John Corcelli can’t be faulted for writing a FAQ on one of America’s most beloved composers. There are no doubt countless fans and would-be fans who don’t have the time or temerity to wade through the various websites, webzines, books, magazines and faded newspaper pages it would require to really know the man. So, they will have to rely on Corcelli or someone like him to give the quick and dirty. He does that well enough across these pages, and though one is often tempted to find fault with his brevity on certain matters or the nature by which he’s handled the precious FZ discography, it’s hard not to like the manner in which this book is structured or the information it contains.
Stalwarts can rest easy: These pages contain references to Zappa’s early influences, including Igor Stravinsky and Edgar Varese. There are references to the mustached guitar maestro’s early forays into visual arts and his early friendship with Captain Beefheart. The studios he called home over his decades as a composer, performer and recording artist are dealt with in ample detail as are his attitudes toward kids, drugs and rhythm and blues. There are chapters that follow key alumni (Steve Vai and Mike Keneally, for example), the ill-fated 1988 touring band (almost everyone hated bassist Scott Thunes by the end; he hated them in kind; it’s all well documented and long over), and Zappa’s latter-day forays into the political arena.
Corcelli treads gingerly on picking through the discography, organizing and sub-organizing the more than 100 official releases into categories that will appease the ficklest Zappa aficionado. He takes a quick jaunt through the darkened alleyways of bootlegs (though, indeed, a whole volume could be dedicated just to those unofficial recordings) and gives some play to Zappa’s many musical send-ups.
There’s a list of key television appearances, from the time that a young FZ played bicycle for Steve Allen to the moment when he was interviewed for the Today show roughly half a year before his death. It’s a far from comprehensive list, though, as Corcelli misses one monster one, the time that FZ visited The Tonight Show and rapped with Jay Leno about tearing down a certain wall in Berlin. That happened sometime in 1988 and Zappa’s ideas about the hows and whys of the crumbling proved prescient. It’s surprisingly hard to come by that clip today, even after scouring YouTube for a bazillion hours, and the recent documentary Eat That Question skips over it as well. Pity, though an excellent addition to the next edition of this work.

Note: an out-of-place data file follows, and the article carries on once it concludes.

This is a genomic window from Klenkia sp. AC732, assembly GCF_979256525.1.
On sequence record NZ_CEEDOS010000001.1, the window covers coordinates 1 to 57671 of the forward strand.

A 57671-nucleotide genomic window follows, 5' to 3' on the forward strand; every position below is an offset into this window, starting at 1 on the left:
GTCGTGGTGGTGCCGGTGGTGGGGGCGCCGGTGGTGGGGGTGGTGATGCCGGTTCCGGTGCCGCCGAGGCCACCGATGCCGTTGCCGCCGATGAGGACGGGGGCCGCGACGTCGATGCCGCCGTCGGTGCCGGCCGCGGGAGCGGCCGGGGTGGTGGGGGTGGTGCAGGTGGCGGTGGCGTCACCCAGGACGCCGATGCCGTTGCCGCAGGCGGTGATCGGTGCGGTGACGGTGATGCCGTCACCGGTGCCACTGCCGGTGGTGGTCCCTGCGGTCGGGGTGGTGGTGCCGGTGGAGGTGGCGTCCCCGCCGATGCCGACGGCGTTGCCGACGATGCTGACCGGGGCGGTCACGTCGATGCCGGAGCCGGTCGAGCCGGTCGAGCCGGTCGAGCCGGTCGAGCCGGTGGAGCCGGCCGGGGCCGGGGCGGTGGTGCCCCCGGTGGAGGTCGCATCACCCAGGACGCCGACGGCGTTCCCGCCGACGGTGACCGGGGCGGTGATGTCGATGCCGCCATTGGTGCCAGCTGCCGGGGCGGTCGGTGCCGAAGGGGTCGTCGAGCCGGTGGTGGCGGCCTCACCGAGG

We are given plenty of ink about FZ’s afterlife, including the many tribute bands that have sprung up in his absence. Dweezil Zappa receives a fair amount of credit for carrying his father’s flame, though the book appears to have been finished before all hell broke loose between the Zappa children with a variety of open letters and disturbing claims lobbied back and forth in the press. Maybe it’s not the place of an author such as this to step in and talk about such things. Or, maybe, that’s a whole other book in and of itself waiting to happen.
All of that, and a foreword by the always remarkable Ed Palermo, makes for good reading. So, too, does the author’s exploration of other books about Zappa, a list that should be wider and maybe more comprehensive than it is given the late musician’s influence. Maybe those authors have been treading gingerly on a legacy that was fiercely protected by a family that loved its patriarch deeply and is reluctant to have hacks poking here and prodding there. Fair enough. But unfortunate, too, because there are a wealth of topics to explore in the man’s life and music and none of them would do anything to destroy what he had created. He was a man who was deeply aware of his own faults and the many criticisms lobbied against him. He was open about his failings and, at times, the first to point them out. Why not, then, have a wider discussion?
Read and enjoy John Corcelli’s book, and consider the morsels it gives us. But please don’t stop seeking broader and deeper answers when it comes to Zappa. His story is one of nuance and one that deserves to be examined more thoroughly now and in the future. He’s a man who held complex views on issues of race, gender and class and each of those were reflected in and through his music, though not without contradiction. It seems imperative that we seize this moment to examine those issues as Zappa saw them before the moment slips away. Many of his contemporaries and many of the people who worked with and for him remain and no doubt can offer some deep insight into a man who deserves more than quick cuts and easy answers.